Job’s comforters are busy these days. I’m sure you’ve seen them. Somewhere in your Facebook feed, on the “interwebs” or on TV, they are working overtime, delivering, with a smile, their consolation laced with condemnation to those in the midst of tragedy.
The story of Job tells us of a man who suffered unimaginable pain and loss. He went from great wealth to the depths of sickness, poverty and despair. Through all this, his three ‘friends’ insisted that his misfortunes were God’s punishment for his sins, something he had done wrong. But Job persisted in his belief that misfortune comes to both the godly and the wicked. He was convinced of the goodness, mystery and wonder of God, even in the midst of his pain.
The dictionary describes a Job’s comforter as someone who “unwittingly or maliciously depresses or discourages someone while attempting to be consoling.”
You know, that person who seems to be saying the right thing, the spiritual thing, even the true thing, all while making you, or those they’re meant to comfort, feel worse.
Instead of mending wounds, Job’s comforters poke their fingers deep into those wounds, inflicting pain instead of bringing healing.
We must NOT use times of tragedy to make a theological point.
We should never use someone else’s pain as a battering ram for our beliefs.
- While it is certainly a fact that a house can be rebuilt, it is too soon to utter those words to someone standing in the rubble.
- It is true that the sun will rise tomorrow, but for the one caught in a desperate midnight of the soul, that fact brings little comfort.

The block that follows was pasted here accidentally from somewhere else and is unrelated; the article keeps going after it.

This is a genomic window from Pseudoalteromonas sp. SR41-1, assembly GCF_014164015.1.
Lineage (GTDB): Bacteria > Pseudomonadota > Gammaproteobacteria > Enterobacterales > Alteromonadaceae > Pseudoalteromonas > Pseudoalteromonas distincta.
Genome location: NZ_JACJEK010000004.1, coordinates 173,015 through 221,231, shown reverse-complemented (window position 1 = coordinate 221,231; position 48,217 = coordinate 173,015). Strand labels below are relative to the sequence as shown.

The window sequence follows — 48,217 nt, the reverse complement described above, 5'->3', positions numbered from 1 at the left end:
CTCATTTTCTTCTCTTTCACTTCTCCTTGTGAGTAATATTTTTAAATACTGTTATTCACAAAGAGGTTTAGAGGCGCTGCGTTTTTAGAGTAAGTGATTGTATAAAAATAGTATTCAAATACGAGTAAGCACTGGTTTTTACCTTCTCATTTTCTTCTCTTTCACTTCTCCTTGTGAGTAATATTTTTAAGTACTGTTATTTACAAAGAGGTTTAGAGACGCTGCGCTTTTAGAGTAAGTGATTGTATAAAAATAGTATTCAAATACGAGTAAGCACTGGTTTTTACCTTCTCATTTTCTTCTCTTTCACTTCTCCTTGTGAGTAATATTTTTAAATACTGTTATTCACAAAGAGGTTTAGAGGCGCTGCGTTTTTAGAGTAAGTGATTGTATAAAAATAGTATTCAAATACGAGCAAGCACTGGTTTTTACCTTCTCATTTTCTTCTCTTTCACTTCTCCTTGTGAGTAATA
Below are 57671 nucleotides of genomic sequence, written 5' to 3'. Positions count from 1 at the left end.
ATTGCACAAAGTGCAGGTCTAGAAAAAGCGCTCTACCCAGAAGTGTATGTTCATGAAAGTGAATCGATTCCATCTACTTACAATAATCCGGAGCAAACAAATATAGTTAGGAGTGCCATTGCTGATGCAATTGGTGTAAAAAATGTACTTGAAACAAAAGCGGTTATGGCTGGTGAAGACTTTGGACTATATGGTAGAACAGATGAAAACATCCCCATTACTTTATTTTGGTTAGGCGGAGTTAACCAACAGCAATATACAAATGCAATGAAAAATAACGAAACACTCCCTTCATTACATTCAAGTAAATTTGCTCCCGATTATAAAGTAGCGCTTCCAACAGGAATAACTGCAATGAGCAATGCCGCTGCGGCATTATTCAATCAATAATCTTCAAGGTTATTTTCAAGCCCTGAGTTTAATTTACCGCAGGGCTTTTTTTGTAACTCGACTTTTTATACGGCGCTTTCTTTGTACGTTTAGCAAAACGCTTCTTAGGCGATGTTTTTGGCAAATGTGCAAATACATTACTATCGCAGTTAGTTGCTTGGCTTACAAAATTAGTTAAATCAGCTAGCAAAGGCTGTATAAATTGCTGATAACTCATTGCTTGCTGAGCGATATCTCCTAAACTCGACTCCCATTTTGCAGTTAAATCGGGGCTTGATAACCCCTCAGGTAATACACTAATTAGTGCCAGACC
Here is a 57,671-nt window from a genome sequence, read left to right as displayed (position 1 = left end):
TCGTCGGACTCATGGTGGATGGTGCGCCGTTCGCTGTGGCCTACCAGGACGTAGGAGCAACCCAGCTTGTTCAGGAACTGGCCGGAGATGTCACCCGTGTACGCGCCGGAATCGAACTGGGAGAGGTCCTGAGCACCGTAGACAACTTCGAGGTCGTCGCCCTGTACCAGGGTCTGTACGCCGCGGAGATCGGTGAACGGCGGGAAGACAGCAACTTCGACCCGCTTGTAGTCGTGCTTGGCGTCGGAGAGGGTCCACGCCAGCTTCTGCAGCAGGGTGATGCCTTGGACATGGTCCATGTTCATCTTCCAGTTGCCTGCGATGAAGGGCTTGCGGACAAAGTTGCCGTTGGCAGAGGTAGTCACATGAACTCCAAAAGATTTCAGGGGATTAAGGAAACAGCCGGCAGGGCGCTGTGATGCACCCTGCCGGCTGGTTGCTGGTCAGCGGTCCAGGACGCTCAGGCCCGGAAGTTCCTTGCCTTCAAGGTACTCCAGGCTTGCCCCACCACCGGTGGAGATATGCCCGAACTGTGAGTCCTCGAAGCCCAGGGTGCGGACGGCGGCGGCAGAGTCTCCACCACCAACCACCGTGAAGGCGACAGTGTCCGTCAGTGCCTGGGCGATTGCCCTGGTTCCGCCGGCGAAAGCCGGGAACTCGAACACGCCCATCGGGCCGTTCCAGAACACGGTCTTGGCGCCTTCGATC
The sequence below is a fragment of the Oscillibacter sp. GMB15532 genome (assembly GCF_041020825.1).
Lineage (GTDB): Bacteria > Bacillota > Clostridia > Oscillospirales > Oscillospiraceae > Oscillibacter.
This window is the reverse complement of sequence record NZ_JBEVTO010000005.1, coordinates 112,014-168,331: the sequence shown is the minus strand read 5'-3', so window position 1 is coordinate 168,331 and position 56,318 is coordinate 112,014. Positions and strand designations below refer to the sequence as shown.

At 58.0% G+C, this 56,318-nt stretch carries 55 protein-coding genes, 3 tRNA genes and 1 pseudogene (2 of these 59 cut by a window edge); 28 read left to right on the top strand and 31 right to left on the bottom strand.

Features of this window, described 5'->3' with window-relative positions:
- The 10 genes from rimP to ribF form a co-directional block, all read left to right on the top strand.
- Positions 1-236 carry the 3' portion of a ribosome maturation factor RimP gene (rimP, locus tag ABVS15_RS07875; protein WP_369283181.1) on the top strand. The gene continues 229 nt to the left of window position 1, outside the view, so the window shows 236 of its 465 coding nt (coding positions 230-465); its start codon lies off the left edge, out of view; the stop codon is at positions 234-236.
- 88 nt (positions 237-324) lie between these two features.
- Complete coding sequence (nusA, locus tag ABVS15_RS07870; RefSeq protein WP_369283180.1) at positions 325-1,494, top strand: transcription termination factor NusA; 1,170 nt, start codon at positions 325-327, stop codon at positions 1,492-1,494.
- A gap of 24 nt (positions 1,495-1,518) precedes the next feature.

- Perhaps time does heal all wounds, but spouting slogans to someone in pain, only serves to delay the healing.
- Maybe those parents, grieving the loss of a child do have other children remaining but offering such trite comfort only reinforces the fact that we have grossly miscalculated the depth of their loss.
- God can and does heal, but for the person trapped in a broken body or consumed with chronic pain, these words may sound more cruel than hopeful.
So how should we respond?
Number 1 – don’t ignore the suffering of others. When we are suffering and the world spins around us with no acknowledgment of our pain, the loneliness is soul-crushing. Let the suffering know they are seen.
Number 2 – don’t glorify pain. Yes, God can use our pain for a greater purpose – in our lives and the lives of others. But remember how Jesus responded when he heard his friend Lazarus had died? He simply wept. We should do the same when faced with pain, grief and loss.
Number 3 – don’t weaponize someone’s grief against them. For the love of God, don’t imagine you know whether or not they should be grieving, whether or not their level of grief is appropriate, whether or not they have unconfessed sin in their life. Unless you’re God, or their therapist, it’s not your place to figure that out.
Let’s save our theological debates for the classroom, the discussion group, the one-on-one conversations. They are not welcome, helpful or kind during a time of tragedy.
So, what can we do in response to suffering? It’s so simple, it’s almost ridiculous.
Weep with those who weep.
Lament with those who lament.
Scream with those who must scream.
Walk with those who are restless.
Eat with those who need food.
Pray with those who desire comfort.
Touch those who need to connect.
Be still with those who are silent.
Offer the simple, powerful gift of your presence and God’s presence in you, to bring healing and hope to a broken and wounded world.
Hey, I would love to have you join my private Facebook group “Pain-A Conversation.” Beginning September 25, 2017, I will be sharing a daily video conversation on the subject of pain, with my good friend Sanejo Leonard. We would love to have you join the conversation. Click here to join.
Thank you to Kelly M. Kapic for his insightful and compassionate book “Embodied Hope: A Theological Meditation on Pain and Suffering“